2 from SCV secure U.S. Amateur golf bids

Jonathan Kang, pictured hear as a Golden Valley senior, advanced to the U.S. Amateur Championship on Monday. Dan Watson/The Signal

One day after two Santa Clarita residents advanced to golf’s most prestigious amateur event, the topic of conversation, of all things, was time management.

Golden Valley High graduate Jonathan Kang – who took first place Monday at Oakmont Country Club in Glendale during U.S. Amateur Sectional Qualifying – told The Signal that the toughest adjustment he had to make this year, his first at UC Irvine, was juggling 6:30 a.m. practices and 16 credits as a business administration major.

Forty-six-year-old Santa Clarita resident Corby Segal, on the other hand, said his duties as a caddie on the PGA Tour limited the amount of time he could practice before Monday’s 36-hole qualifier, in which he tied for second (the top three golfers advanced to the U.S. Amateur Championship at Riviera Country Club in Pacific Palisades).

Segal, the father of an 8-year-old son and 1-year-old daughter, said if he were to advance to match play at the U.S. Amateur next month and it conflicted with his responsibilities working for golfer Brandon Hagy on the tour, he’d bow out and fly back to work.

“This is just fun,” said Segal, who caught a flight at 7:30 p.m. out of Illinois on Sunday after the John Deere Classic, arriving at LAX around 9:30 and deplaning at 11:10.

He arrived home at 1 a.m., did laundry and hit the sack by 2:30.

Four hours later, he drove to Oakmont.

He shot a 3-under 68 over the first 18 holes at a golf course he’s overly familiar with. He plays the course regularly with friends who are members.

“I was comfortable playing those holes, fairways and greens,” he said.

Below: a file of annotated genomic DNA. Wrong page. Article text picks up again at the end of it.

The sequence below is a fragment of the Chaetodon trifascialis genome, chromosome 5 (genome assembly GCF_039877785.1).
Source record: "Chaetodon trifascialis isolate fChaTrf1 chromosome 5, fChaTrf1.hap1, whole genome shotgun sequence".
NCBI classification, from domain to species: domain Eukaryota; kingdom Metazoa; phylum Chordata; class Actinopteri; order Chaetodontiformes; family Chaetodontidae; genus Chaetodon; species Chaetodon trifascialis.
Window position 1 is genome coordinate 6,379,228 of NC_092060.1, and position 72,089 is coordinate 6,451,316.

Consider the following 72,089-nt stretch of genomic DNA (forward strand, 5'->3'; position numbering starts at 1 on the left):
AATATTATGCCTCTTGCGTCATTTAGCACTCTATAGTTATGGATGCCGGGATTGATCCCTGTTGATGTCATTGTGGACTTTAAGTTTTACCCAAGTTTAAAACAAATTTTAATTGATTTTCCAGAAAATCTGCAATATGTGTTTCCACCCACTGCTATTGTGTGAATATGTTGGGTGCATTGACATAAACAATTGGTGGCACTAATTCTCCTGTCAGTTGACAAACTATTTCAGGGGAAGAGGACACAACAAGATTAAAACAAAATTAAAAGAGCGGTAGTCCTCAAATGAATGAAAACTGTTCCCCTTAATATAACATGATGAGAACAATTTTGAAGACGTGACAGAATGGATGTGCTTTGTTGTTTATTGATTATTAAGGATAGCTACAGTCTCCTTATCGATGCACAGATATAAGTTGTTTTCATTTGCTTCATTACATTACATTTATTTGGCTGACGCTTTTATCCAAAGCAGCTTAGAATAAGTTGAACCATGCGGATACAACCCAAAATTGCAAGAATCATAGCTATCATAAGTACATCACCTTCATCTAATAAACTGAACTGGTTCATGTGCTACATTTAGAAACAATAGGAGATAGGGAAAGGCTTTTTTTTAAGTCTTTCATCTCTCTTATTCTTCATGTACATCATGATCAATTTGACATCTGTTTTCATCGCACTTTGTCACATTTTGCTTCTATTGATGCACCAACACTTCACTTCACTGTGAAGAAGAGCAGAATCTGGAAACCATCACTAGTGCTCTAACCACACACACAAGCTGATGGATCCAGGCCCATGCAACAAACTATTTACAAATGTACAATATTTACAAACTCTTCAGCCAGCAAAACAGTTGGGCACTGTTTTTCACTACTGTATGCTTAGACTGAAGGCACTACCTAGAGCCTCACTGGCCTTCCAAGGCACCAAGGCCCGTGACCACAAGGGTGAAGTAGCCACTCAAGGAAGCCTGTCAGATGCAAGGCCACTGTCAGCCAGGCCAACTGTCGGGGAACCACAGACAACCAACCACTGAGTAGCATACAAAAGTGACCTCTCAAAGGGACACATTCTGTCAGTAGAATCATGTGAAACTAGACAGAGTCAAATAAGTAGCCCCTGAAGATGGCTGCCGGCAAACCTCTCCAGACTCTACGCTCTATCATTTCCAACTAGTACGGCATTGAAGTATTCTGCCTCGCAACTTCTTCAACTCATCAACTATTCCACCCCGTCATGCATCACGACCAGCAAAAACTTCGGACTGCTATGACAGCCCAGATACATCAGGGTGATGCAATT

The familiarity calmed any nerves down the stretch as he birdied his final hole to finish at 1-under for the day and 4-under for the tournament.

It was his fourth time qualifying for the U.S. Amateur.

After dinner with friends, Segal caught a flight at 11:55 p.m. and arrived in Atlanta at 8:15 a.m.

He then drove to Alabama to join Hagy for the Barbasol Championship, which starts Thursday, and fielded questions from a reporter over the phone from his hotel bed early in the evening.

Kang’s schedule wasn’t quite as packed, but it would hardly qualify as light.

He played in the San Diego City Amateur Championship on Friday, Saturday and Sunday, finishing second and building confidence for Monday’s event, where he got off to a hot start.

Kang birdied five of his first eight holes, ending at 4-under after 18.

He shot a 2-under 69 in his second round.

For the day, his back halves were solid, if not spectacular. The same could be said for his freshman year at Irvine.

He found it hard to balance an arduous practice schedule with school work, and after a strong fall, his play during the spring semester didn’t quite live up to his expectations.

His high school coach, Tony Moskal, though, believes Kang has the character to make the transition.

“His work ethic on the golf course really translates into the classroom,” Moskal said. “You’re not going to be good at one and bad at the other. Either you have good work ethic or you don’t.”

For now, Kang will continue to train in Santa Clarita before playing at Riviera on Aug. 14.

The location was particularly alluring to Segal, who has caddied at the course numerous times over an 18-year career on the PGA Tour, but has rarely played there.

His first allegiance, of course, will be to Hagy, who currently ranks 128th in the FedExCup standings.

The top 125 players advance to the FedExCup Playoffs.


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